The Orbital is not a place for a child.
An orange jumpsuit reflects in the glass. It’s Stefan floating down the tunnel from the hub. He grabs me when he reaches the birthing chamber. He grins.
“Are you going to stare at her all day, Lu?”
“I’m off-duty for another three hours,” I say. “This is how I relax. Watching our daughter.”
“I can think of another way we can relax.”
“I know you can. That’s how we ended up with a baby in space. Shouldn’t you be guarding the executives on omega deck?”
“They’re in a meeting in the bubble, interfacing with the AI. They let me have an hour. I’m bored, Lu. Let’s go to our cabin.” Stefan kisses me – but I pull away.
“Did you feel that?”
He frowns. “What?”
“Something is wrong with the Orbital.”
“You can’t possibly know -”
But I do. The stars are moving behind our baby – which means the ship has altered course. Our nameless child reacts by curling up into a ball, a defensive gesture against whatever unknown thing is affecting the ship. My skin tingles like it has been brushed with cold feathers.
The view outside has changed. Now the purple gas giant is visible. Stellar data confirms my suspicions. We’re no longer in a stable orbit. We’re heading towards the upper atmosphere at greater and greater velocity, where the Orbital will break apart like a popped balloon … unless … unless …
“What’s happening?” Stefan says.
Our baby turns in the tank. Her tiny mouth forms a smile.
I know what is happening. The neural link to the ship works two ways. Our child has hacked the ship’s network. She’s taken control.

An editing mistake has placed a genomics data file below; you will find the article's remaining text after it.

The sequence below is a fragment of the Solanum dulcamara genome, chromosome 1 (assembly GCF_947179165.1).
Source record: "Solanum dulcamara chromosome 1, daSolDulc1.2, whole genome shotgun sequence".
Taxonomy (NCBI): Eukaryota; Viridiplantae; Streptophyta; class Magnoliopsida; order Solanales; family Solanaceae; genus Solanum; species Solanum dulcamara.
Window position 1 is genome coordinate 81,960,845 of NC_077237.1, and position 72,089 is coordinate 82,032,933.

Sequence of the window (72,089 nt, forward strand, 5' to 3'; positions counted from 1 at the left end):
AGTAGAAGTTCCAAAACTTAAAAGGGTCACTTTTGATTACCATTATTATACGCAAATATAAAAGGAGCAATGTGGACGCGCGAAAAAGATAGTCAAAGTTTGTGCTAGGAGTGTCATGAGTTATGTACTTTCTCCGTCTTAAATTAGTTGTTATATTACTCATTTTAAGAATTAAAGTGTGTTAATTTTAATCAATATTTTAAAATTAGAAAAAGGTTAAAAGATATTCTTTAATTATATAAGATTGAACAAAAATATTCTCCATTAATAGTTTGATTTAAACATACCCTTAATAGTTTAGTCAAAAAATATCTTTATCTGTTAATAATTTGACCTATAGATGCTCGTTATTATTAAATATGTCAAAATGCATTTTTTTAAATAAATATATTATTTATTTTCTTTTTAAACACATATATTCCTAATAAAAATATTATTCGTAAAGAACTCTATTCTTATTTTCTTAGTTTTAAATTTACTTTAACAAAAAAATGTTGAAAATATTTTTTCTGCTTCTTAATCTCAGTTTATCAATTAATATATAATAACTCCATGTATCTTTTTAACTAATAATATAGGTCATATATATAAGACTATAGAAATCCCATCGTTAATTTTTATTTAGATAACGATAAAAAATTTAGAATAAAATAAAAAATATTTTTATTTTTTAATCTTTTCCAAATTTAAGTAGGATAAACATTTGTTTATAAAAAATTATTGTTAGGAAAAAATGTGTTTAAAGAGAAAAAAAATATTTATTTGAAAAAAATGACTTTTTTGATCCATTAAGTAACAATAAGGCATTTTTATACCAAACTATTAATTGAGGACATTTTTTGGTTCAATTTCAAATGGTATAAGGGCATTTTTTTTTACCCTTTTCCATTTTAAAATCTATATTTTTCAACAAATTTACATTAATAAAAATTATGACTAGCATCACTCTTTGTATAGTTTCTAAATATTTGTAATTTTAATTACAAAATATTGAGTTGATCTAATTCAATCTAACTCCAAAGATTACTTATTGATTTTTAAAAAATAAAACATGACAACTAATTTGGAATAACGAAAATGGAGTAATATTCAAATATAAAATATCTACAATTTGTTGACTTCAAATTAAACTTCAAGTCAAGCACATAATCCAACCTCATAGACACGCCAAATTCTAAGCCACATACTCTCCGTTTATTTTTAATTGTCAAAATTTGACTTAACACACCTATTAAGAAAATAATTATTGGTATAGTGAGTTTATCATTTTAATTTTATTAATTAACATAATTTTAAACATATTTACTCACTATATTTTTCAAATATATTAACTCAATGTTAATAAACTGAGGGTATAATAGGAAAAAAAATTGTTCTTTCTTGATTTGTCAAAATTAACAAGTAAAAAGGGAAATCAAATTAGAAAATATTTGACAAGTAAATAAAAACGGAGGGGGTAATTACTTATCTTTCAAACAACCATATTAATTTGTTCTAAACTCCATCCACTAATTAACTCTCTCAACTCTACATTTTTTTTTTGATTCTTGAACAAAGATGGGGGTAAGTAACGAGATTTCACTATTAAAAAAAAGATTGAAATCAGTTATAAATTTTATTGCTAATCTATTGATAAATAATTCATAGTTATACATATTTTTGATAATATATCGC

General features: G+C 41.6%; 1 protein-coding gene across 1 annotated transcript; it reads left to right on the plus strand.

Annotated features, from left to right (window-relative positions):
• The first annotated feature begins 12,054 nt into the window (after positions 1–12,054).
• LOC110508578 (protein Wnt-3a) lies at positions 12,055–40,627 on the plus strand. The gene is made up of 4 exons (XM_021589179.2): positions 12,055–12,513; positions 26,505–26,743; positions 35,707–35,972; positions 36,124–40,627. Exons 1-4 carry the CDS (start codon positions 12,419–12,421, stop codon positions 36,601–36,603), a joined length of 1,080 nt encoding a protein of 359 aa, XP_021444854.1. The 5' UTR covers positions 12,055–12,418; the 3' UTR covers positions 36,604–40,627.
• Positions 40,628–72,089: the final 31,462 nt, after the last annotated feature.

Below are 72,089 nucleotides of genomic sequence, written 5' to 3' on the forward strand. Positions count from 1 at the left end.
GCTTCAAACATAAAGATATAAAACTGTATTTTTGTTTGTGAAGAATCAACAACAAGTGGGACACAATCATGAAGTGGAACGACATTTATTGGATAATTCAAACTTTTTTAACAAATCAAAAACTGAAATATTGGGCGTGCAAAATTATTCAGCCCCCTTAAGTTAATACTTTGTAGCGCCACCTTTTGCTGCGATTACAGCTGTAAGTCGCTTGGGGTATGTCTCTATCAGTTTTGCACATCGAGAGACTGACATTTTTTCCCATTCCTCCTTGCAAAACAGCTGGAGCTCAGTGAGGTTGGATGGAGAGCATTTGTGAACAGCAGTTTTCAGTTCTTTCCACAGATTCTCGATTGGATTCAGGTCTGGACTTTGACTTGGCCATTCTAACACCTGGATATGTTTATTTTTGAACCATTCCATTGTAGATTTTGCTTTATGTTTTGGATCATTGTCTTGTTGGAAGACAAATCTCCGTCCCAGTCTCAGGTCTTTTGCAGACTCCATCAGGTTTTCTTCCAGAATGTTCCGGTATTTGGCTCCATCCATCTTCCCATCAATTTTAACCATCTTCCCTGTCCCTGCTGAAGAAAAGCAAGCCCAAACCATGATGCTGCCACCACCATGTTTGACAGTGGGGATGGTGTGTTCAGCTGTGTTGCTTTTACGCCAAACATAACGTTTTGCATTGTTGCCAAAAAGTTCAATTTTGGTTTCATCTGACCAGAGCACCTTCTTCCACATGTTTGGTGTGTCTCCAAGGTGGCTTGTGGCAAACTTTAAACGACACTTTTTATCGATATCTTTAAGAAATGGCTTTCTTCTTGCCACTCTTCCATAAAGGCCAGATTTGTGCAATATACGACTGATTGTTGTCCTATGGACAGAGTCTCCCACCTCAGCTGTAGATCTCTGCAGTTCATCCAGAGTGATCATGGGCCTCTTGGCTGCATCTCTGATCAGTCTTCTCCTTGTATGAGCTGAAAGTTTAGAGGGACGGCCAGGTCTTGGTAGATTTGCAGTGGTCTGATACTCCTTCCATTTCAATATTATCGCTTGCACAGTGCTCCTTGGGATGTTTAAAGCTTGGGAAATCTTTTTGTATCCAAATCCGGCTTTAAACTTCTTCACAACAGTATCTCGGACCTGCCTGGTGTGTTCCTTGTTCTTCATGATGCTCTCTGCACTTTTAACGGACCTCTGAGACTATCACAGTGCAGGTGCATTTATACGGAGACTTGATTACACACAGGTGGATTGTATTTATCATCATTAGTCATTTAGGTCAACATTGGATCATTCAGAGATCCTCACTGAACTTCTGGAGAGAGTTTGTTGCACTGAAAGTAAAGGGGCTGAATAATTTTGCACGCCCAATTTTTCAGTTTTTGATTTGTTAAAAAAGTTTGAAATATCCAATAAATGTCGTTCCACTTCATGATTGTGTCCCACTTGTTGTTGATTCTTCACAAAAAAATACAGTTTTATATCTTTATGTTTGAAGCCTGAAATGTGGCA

She doesn’t want to live here.
We’re going back home.
Making Change by Michael D Brooks
“There’s something wrong with that kid, I tell you.”
Ammon sat in his favored black recliner and stared at the wall-sized entertainment screen, but did not consciously see the images or hear the sounds that projected from it.
“You're an old-fashioned, close minded relic that’s going to break if you don’t learn how to bend,” his wife countered.
Beset sat in her more brightly colored recliner and glanced over at her husband before she returned her attention to the screen.
“It's not natural, Beset.” He sipped his brew, but did not really taste it. And though his eyes were hypnotically fixed on the entertainment screen, he intently looked at something only his mind saw. “I’m not saying it’s wrong or anything—”
“Then what are you saying?” she demanded.
“I’m saying it just doesn't seem natural to me. That’s all.”
Beset remained silent until the next commercial break before she turned and addressed her husband.
“Joachim loves Lawrence, he loves her, and they’re going to have a baby together. You’re going to be a grandfather. I’m going to be a grandmother. I don’t see anything ‘unnatural’ about that.” Beset sniffed derisively once then glanced at the screen intent on not missing her favorite show’s return from commercial break.
“Yeah, but did you see that ultrasound?” Ammon barely heard anything his wife said. “The darn thing looks like an alien or some kind of space baby or something floating around in there.”
“Pause,” Beset commanded. The images on screen froze and the sound muted. The irritation in her voice was unmistakable. She turned from the screen and looked squarely at her husband and said nothing. The silence in the room between them grew. She stared at him as if her eyes could bore holes in his skull. After what seemed like an eternity, he looked at her. “Listen, you old coot,” she began, peppering her speech with short, precise sentences. “Joachim is our daughter. We love her very much. We want her to be happy. Lawrence makes her happy. I’m happy with that and so are you. And the doctors have all said the baby is healthy. There is nothing wrong with the baby. And when it’s born, we are going to love it unconditionally. Period. End of story. Do you understand?”
Ammon stared blankly at his wife, took another sip of his drink and said. “Yeah, I understand, but why does it have to be human?”